The Problem of Heterosexuality.

One of the things I find most objectionable in the CDF document on same sex relationships is its title: “Homosexualitatis Problema” (The Problem of Homosexuality).  I have a double objection here – there is no problem in homoerotic sexuality, but only in the religious based discrimination and the violence it engenders, and the  systematic use of the pseudo-scientific, medical term “homosexual” and its associated terms. This word was originally coined in a late nineteenth century medical usage to denote same sex attraction as a pathological condition, and its continued use serves similarly to locate an entirely natural orientation as somehow problematic.

There is a simple remedy, however. Like “homosexual”, its counterpart “heterosexual” was also originally coined as a medical term, to denote a pathological obsession with the opposite sex. Now, there is obviously nothing pathological about opposite-sex attraction, any more than there is in a same-sex attraction. I suggest however, that there is most certainly something pathological about an obsession with viewing the world around us, as well as history, scripture and religious teaching, through an exclusively opposite-sex perspective. This obsession is more simply described as “heterosexism”, and is the sense in which I suggest there is indeed a “problem” with heterosexuality.

It is this pathological obsession that persists in describing a nineteenth and twentieth century version of Western marriage as “traditional”, completely ignoring the many ways it had previously undergone fundamental change over many periods of history; which persists in describing minority sexual behaviours as “unnatural”, in total disregard for the evidence from history, anthropology, medicine or zoology; and which promotes the view that same gender genital activities are “plainly” condemned by Scripture, even though the meaning of the half-dozen texts of terror is far from plain, and are easily outnumbered by many more sympathetic passages, and others condemning behaviours which are widely accepted in the modern world.

Yet when people, gay or straight, attempt to approach Scripture or the history of the Church from a gay or lesbian perspective, it is we who are dismissed as “twisting” the truth to suit our purposes.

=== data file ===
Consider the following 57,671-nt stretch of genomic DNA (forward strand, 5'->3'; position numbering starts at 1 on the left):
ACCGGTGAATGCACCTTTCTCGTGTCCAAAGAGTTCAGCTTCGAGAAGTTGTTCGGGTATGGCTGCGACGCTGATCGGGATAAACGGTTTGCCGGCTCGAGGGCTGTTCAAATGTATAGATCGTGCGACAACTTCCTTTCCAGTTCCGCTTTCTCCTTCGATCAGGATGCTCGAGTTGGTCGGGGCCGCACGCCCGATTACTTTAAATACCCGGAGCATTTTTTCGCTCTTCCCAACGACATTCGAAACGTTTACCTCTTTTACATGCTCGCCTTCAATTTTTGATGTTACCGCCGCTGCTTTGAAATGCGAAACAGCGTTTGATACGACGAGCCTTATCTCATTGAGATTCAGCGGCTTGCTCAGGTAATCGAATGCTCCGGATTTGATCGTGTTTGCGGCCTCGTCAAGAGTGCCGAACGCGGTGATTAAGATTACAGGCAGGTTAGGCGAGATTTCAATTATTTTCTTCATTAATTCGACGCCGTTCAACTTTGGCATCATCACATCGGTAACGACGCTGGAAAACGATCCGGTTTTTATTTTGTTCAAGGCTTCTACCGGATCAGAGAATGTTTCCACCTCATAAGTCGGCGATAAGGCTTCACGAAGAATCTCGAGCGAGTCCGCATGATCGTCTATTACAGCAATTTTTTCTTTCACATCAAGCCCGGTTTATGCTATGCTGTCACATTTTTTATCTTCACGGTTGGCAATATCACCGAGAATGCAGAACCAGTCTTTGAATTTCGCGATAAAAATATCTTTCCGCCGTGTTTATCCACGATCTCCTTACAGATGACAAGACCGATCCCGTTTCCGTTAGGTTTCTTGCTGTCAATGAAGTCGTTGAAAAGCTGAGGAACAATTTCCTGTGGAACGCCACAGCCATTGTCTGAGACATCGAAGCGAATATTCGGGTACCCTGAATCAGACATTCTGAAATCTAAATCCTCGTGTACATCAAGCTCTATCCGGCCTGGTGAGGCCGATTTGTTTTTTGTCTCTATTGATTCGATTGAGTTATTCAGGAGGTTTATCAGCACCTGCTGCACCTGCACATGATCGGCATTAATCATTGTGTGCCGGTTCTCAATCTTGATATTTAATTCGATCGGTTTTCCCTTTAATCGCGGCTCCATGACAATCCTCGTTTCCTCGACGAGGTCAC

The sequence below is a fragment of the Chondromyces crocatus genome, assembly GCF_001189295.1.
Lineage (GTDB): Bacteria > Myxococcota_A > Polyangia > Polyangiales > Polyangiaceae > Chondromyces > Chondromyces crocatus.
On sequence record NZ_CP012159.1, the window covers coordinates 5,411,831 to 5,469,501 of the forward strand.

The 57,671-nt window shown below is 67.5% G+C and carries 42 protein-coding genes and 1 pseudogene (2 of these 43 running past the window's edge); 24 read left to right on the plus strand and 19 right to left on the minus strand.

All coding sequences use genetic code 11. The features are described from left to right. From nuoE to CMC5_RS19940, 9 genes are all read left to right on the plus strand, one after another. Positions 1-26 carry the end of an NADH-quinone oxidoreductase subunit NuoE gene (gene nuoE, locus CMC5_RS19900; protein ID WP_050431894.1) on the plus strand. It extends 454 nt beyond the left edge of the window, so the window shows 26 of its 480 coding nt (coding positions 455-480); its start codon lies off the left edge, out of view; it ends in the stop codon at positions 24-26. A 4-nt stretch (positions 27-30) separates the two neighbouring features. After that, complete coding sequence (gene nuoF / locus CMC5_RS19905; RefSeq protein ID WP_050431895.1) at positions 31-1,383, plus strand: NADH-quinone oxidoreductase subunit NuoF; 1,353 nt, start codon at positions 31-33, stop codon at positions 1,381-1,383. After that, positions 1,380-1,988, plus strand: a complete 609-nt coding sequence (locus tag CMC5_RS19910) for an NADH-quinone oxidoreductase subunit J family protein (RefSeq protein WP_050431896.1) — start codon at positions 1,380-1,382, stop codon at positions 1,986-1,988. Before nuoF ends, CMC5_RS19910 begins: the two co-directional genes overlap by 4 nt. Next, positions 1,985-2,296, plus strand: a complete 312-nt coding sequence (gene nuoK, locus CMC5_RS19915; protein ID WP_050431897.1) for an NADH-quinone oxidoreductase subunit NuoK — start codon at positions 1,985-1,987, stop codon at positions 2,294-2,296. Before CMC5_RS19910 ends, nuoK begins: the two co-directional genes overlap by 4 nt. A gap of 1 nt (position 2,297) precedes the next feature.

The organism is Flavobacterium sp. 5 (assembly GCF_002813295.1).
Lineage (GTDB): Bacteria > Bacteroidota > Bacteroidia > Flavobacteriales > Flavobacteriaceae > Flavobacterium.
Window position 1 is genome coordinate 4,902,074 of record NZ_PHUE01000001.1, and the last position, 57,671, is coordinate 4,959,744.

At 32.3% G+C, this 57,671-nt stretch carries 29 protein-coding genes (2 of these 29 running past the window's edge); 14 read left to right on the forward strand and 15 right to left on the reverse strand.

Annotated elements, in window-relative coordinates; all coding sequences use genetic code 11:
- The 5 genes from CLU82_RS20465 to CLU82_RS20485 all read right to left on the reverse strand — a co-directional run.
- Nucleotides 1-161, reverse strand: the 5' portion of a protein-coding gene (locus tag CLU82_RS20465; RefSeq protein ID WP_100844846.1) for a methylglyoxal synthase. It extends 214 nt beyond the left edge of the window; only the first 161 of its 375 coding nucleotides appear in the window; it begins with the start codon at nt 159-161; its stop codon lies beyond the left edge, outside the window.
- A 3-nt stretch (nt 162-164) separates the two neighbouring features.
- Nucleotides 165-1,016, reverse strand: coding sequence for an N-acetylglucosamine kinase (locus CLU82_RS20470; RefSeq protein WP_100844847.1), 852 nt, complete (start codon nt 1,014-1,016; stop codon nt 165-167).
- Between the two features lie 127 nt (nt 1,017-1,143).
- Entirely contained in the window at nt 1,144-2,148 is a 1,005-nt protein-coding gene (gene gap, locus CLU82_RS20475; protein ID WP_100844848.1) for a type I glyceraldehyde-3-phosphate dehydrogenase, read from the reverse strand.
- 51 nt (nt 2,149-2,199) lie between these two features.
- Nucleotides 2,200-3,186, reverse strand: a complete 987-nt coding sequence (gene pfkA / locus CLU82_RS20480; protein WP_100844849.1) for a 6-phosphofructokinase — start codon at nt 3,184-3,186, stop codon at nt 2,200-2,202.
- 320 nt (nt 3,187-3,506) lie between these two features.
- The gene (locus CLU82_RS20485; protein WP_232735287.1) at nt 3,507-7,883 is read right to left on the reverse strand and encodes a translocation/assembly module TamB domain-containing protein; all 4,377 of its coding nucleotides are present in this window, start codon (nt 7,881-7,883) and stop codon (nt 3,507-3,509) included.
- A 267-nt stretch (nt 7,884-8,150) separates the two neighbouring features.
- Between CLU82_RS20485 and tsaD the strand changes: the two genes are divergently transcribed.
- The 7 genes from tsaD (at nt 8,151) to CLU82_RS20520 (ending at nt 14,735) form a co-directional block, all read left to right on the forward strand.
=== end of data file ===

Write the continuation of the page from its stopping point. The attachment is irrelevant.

In fact, there is nothing in Christianity, Judaism or other major religions that is inherently opposed to same sex relationships, except where religious texts are distorted by heterosexual distortions. So it is that Christians have appropriated the “sin of Sodom” for a pejorative term for “homosexuality”, even though the story itself was about attempted rape and a failure of hospitality.

Not all religions have approached sexuality with this heteronormative perspective. Many polytheistic religions recognized gods and goddesses with same gender or polysexual erotic interests, or even identified divine patrons of homoerotic love. Many societies see same sex attraction or cross-dressing behaviour as associated specifically with pronounced spiritual gifts, or with religious occupations. Some observers even suggest that modern Christianity is unique among world religions for having spread homophobia around the world, through its colonial missionary activities.

Other faiths, though, have also been guilty of some modern distortion of their authentic messages with pandering to the heterosexual agenda. At The Wild Reed, Michael Bayley has a stimulating discussion of a new book, Heterosexism in Contemporary World Religions: Problem and Prospect, which shows who heterosexism has distorted the modern presentations of several world religions, as well as Christianity, and how homophobia is in fact incompatible with them. Read the rest of this entry »

“Catholics For Equality” on Gay Bullycide

Catholics for Equality and Catholics for Marriage Equality
Issue Joint Statement to LGBT Youth

WASHINGTON – Catholics for Equality and Catholics for Marriage Equality, with all people of good will, lament the multiple tragic deaths of gay youths. As Catholics, we confess that our personal indifference and institutional church prejudices have contributed to the morbid despair of these and many other LGBT youth.

Our response moving forward must be both personal and political. We must personally include and affirm LGBT youth in our homes, churches, neighborhoods and schools.